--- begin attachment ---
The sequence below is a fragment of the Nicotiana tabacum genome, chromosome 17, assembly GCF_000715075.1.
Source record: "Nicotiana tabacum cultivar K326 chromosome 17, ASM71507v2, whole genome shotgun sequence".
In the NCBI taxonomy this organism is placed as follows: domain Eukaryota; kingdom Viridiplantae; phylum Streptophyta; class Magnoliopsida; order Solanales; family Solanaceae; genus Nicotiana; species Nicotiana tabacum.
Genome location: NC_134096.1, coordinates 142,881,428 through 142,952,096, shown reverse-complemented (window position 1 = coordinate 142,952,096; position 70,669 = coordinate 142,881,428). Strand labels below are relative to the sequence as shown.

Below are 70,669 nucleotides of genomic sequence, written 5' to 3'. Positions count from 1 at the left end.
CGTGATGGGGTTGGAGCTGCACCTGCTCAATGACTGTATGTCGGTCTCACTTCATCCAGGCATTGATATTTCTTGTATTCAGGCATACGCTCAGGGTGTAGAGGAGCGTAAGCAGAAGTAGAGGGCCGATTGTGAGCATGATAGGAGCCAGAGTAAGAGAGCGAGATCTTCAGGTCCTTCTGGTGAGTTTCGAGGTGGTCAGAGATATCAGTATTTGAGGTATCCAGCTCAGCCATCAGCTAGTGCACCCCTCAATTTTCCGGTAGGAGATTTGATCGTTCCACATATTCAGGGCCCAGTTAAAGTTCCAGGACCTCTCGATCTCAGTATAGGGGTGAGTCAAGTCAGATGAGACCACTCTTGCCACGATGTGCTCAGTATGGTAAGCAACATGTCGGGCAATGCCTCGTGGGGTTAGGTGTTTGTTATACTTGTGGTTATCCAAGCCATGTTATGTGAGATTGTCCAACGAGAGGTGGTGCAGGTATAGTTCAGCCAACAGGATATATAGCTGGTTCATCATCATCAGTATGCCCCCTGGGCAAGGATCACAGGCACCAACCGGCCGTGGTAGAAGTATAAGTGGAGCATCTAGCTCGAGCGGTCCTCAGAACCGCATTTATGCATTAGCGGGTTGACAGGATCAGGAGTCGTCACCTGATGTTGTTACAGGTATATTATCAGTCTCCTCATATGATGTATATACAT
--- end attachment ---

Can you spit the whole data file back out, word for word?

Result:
The sequence below is a fragment of the Nicotiana tabacum genome, chromosome 17, assembly GCF_000715075.1.
Source record: "Nicotiana tabacum cultivar K326 chromosome 17, ASM71507v2, whole genome shotgun sequence".
In the NCBI taxonomy this organism is placed as follows: domain Eukaryota; kingdom Viridiplantae; phylum Streptophyta; class Magnoliopsida; order Solanales; family Solanaceae; genus Nicotiana; species Nicotiana tabacum.
Genome location: NC_134096.1, coordinates 142,881,428 through 142,952,096, shown reverse-complemented (window position 1 = coordinate 142,952,096; position 70,669 = coordinate 142,881,428). Strand labels below are relative to the sequence as shown.

Below are 70,669 nucleotides of genomic sequence, written 5' to 3'. Positions count from 1 at the left end.
CGTGATGGGGTTGGAGCTGCACCTGCTCAATGACTGTATGTCGGTCTCACTTCATCCAGGCATTGATATTTCTTGTATTCAGGCATACGCTCAGGGTGTAGAGGAGCGTAAGCAGAAGTAGAGGGCCGATTGTGAGCATGATAGGAGCCAGAGTAAGAGAGCGAGATCTTCAGGTCCTTCTGGTGAGTTTCGAGGTGGTCAGAGATATCAGTATTTGAGGTATCCAGCTCAGCCATCAGCTAGTGCACCCCTCAATTTTCCGGTAGGAGATTTGATCGTTCCACATATTCAGGGCCCAGTTAAAGTTCCAGGACCTCTCGATCTCAGTATAGGGGTGAGTCAAGTCAGATGAGACCACTCTTGCCACGATGTGCTCAGTATGGTAAGCAACATGTCGGGCAATGCCTCGTGGGGTTAGGTGTTTGTTATACTTGTGGTTATCCAAGCCATGTTATGTGAGATTGTCCAACGAGAGGTGGTGCAGGTATAGTTCAGCCAACAGGATATATAGCTGGTTCATCATCATCAGTATGCCCCCTGGGCAAGGATCACAGGCACCAACCGGCCGTGGTAGAAGTATAAGTGGAGCATCTAGCTCGAGCGGTCCTCAGAACCGCATTTATGCATTAGCGGGTTGACAGGATCAGGAGTCGTCACCTGATGTTGTTACAGGTATATTATCAGTCTCCTCATATGATGTATATACAT